I worried I would not be able to play again, but I can, however I do take frequent breaks - play 15-20 min, stop, rest, play again. I think the exercise will retain mobility in my shoulder - NOT working it can lead back to "frozen shoulder".

June 27, 2016 at 03:28 PM · About the bone grinding: my orthopaedist seemed very confident about his craft and the grinding of the bone above supraspinatus seems to be an easy procedure for him. However, I certainly don't prefer any surgery and at the moment I do not consider it at all. I would however like to be able to throw ball strongly without the danger of completely snapping my supraspinatus, but I'll have to tackle that problem later.

The range of motion at the moment is quite good for me, so much better than before cortisone. Though I think the effect of the cortisone has already slightly dropped now. Perhaps it means the cuff is getting more inflamed again. But as my arm now moves or moved better than before the cortisone, perhaps that indicates my cuff is not completely hardened/thickened/shrunk because of scar tissue but the movement is also reduced by just inflammatory pain (versus mechanical lock). This article http://www.sosmed.org/specialties/shoulder-elbow/frozen-shoulder-syndrome-adhesive-capsulitis/ mentions that there are (at least) two types of frozen shoulder: with scar tissue and without.

All articles talk about inflammatory, freezing, frozen and thawing phases. For me though, I am not able to say which phase I'm in. For me it started noticeably about 6 years ago, gradually worsening say 10 % per year or so. Maybe I'm in the frozen phase as non-steroid anti-inflammatory medications do nothing for me. However, cortisone helped very much which (according to the text) indicates inflammatory or freezing phases (as supposedly it reduces inflammation).

The text says the range of motion may not start getting better before six weeks of stretching (and gentle muscle strenghtening) has been carried on. So I have several weeks to go still. I did do some occasional stretching and muscle exercises already 6 months ago, but the instructed stretching was extremely mild back then, so I think that wasn't adequate at all. This is exactly for me (from the article): "Our repeated observation is that may patients who have failed previous physical therapy will benefit from further treatment once the appropriate diagnosis has been established and the exercises focused on stretching rather than strengthening."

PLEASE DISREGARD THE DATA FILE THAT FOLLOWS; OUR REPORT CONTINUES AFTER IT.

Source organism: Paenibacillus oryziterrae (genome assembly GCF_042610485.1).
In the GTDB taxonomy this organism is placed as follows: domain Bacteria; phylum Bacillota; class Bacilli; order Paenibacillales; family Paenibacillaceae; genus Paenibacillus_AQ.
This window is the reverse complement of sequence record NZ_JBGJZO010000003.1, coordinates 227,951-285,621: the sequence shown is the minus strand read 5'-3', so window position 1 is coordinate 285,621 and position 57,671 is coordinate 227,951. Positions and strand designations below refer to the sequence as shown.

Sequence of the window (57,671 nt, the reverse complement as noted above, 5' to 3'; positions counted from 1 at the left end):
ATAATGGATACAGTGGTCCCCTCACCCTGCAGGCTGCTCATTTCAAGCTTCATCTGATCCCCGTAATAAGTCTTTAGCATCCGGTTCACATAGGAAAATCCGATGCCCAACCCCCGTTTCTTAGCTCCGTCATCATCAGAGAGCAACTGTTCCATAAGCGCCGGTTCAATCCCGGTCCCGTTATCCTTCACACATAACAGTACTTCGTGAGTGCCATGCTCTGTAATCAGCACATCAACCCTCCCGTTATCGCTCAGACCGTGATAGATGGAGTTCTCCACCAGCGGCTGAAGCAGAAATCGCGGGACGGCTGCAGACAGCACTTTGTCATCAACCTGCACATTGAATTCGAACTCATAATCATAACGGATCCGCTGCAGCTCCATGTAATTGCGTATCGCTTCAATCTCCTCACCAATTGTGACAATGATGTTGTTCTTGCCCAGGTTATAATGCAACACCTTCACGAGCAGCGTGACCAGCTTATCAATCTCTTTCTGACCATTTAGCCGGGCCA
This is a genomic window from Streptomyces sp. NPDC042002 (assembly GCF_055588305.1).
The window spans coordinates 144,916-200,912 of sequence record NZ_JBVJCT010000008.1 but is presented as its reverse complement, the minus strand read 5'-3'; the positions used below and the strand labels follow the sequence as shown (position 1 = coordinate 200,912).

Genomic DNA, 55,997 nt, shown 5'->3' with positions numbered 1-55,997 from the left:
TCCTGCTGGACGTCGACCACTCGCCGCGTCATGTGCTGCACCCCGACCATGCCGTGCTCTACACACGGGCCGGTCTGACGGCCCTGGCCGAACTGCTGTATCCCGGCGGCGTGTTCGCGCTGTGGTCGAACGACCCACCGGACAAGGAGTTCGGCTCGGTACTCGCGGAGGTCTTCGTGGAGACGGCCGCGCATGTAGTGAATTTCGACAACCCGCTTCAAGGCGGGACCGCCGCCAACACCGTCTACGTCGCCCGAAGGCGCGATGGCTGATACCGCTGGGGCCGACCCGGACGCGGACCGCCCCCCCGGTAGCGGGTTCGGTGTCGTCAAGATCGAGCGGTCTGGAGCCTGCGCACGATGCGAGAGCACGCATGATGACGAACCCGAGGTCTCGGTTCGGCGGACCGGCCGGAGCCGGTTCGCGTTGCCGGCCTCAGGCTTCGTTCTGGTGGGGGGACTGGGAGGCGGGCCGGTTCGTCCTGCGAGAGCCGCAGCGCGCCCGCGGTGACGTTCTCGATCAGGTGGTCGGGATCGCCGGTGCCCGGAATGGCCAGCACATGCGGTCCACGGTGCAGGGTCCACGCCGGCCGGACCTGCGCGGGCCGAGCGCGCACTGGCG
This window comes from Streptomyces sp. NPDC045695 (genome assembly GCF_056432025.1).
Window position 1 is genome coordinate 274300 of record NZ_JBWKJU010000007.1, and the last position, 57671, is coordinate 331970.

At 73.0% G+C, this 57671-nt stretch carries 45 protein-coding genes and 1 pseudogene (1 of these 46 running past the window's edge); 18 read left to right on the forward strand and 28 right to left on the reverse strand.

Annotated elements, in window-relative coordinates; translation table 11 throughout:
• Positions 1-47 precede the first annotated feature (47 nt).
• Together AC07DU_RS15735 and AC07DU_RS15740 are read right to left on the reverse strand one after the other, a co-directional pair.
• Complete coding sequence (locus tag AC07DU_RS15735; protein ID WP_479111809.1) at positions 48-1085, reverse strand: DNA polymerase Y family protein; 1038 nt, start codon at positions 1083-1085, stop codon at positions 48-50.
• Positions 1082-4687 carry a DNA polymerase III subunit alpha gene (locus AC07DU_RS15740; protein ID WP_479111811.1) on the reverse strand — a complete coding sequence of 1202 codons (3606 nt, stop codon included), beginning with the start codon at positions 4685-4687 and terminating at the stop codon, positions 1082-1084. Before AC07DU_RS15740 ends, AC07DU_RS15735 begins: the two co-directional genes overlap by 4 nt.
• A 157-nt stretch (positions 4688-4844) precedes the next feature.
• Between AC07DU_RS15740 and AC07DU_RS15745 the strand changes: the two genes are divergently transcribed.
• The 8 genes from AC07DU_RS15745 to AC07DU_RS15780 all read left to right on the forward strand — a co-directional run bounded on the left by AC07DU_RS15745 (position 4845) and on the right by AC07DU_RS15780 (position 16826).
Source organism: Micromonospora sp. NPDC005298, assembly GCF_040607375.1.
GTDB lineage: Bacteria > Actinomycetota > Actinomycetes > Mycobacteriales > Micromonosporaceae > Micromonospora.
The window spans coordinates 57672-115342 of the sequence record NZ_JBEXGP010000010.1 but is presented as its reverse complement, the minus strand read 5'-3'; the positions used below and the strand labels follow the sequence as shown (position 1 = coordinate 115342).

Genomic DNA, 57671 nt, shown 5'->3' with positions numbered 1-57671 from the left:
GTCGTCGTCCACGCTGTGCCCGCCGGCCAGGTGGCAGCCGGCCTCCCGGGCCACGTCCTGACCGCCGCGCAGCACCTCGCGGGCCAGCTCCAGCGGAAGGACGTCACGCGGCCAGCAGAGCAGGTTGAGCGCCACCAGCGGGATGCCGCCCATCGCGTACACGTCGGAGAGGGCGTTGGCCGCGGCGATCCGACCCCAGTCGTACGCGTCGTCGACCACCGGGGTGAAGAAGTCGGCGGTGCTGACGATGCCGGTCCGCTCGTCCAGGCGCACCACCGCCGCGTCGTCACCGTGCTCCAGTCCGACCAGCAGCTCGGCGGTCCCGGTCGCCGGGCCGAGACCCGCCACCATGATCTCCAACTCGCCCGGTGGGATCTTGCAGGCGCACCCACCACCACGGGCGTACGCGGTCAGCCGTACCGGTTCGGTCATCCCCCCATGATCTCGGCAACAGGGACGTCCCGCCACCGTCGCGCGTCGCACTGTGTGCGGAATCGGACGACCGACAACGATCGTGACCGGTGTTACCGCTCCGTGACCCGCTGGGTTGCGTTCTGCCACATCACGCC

This seems to be a very tricky problem with quite varying opinions on what to do and not to do as treatment. There are many opposing instructions at different sources. YouTube seems to have a bunch of very interesting videos about the subject (for example https://www.youtube.com/watch?v=bKRWqOPmsL0 ), containing quite different approaches. At the moment I will continue playing the violin because the range of motion necessary is not at all painful. Also I had the problem already for over 5 years, during which time my occasional playing did not make it any worse, possibly on the contrary.

There are many mysteries still left unresolved, I will try to figure them out as my problem persists. For example why does the situation get worse during night at the most relaxed arm positions? Is it actually related to the neck and head?